Ulnar Tunnel Syndrome of the Wrist | Orthopaedics | Loyola Medicine

Ulnar Tunnel Syndrome of the Wrist

Overview and Facts about Ulnar Tunnel Syndrome of the Wrist

Ulnar tunnel syndrome of the wrist is an orthopaedic condition that occurs when the ulnar nerve, one of three main nerves in the hand, becomes compressed. The ulnar nerve runs from the neck down to the hand. The wrist is just one of several places where compression can occur.

Signs and Symptoms of Ulnar Tunnel Syndrome of the Wrist

The main symptoms of ulnar tunnel syndrome of the wrist are numbness and tingling in the pinky finger and along the outside of the ring finger. This orthopaedic condition can also cause weakness of the hand when you try to pinch or grip. Symptoms develop gradually as the condition worsens and you might find yourself having difficulty opening jars or coordinating fingers.

Causes and Risk Factors of Ulnar Tunnel Syndrome of the Wrist

The most common cause of this condition is a tumor in the soft tissue of the wrist. Repetitive trauma or chronic pressure on the hand can also cause ulnar tunnel syndrome of the wrist. Using a jackhammer often or being a bicyclist are examples of activities that can cause repetitive trauma or chronic pressure. 

Tests and Diagnosis of Ulnar Tunnel Syndrome of the Wrist

To diagnose this condition, your doctor will examine the hand and elbow to look for common signs, such as muscle diminishing or wasting.  The doctor may also tap their finger over the nerve to see if this causes tingling. A more advanced imaging test, such as a CT scan or MRI, can be used to identify whether or not the nerve is working properly and also to see if there’s a growth putting pressure on it.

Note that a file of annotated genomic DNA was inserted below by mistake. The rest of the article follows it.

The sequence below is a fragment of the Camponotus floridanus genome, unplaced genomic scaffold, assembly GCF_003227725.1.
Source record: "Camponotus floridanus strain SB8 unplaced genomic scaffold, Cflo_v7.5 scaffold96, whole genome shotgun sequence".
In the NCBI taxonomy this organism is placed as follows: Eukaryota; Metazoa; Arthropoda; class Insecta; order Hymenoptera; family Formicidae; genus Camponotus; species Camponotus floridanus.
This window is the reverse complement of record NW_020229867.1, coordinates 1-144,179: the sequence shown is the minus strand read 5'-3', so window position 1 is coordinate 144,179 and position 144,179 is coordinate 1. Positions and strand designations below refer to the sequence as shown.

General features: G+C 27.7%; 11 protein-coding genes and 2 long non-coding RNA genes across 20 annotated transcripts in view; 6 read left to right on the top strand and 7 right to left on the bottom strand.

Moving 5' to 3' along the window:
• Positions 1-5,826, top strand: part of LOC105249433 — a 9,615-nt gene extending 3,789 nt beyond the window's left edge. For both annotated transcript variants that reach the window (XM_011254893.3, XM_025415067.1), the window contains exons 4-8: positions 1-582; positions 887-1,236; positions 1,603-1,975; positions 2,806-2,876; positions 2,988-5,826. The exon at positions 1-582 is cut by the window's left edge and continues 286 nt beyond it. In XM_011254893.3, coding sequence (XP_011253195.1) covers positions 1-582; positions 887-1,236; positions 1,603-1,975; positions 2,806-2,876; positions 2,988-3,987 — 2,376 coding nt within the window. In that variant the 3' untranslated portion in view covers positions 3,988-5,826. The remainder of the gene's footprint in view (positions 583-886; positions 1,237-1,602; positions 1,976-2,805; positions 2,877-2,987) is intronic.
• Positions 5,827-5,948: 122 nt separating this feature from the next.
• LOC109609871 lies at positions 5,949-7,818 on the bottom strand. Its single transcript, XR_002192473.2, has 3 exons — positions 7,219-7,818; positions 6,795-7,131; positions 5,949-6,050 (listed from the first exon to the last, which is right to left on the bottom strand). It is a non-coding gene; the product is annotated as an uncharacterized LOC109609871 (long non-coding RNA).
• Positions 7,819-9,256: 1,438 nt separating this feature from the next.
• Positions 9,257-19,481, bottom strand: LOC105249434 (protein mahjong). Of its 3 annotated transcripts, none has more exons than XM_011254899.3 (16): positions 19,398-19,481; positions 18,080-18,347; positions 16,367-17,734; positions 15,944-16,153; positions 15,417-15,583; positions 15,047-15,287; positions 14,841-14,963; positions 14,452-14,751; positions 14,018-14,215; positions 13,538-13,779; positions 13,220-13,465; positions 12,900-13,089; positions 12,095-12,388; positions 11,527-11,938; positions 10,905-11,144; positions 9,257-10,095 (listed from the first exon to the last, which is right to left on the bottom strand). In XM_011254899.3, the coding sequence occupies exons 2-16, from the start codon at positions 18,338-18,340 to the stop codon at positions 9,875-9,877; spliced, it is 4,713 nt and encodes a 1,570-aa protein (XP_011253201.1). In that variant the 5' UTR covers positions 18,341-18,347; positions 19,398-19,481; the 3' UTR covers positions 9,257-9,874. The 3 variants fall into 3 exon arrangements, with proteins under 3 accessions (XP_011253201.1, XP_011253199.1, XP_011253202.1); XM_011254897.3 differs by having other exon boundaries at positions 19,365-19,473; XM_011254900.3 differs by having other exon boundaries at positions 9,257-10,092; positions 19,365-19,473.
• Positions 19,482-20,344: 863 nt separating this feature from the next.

Treatment and Care for Ulnar Tunnel Syndrome of the Wrist

The appropriate treatment option will depend on what is causing the condition. For anyone who developed ulnar tunnel syndrome of the wrist because of their occupation, changing positions to avoid repetitive trauma, protective padding, or switching jobs altogether may be required. Aspirin, ibuprofen, or another over the counter pain and anti-inflammatory medication may also be helpful in managing pain.

The majority of cases, however, are caused by a growth at the wrist—and this requires surgical removal treatment. A hand surgeon can usually remove such a growth on an outpatient basis. Several months may be needed for the nerve to fully heal and exercises may be recommended to help heal and restore full range of motion.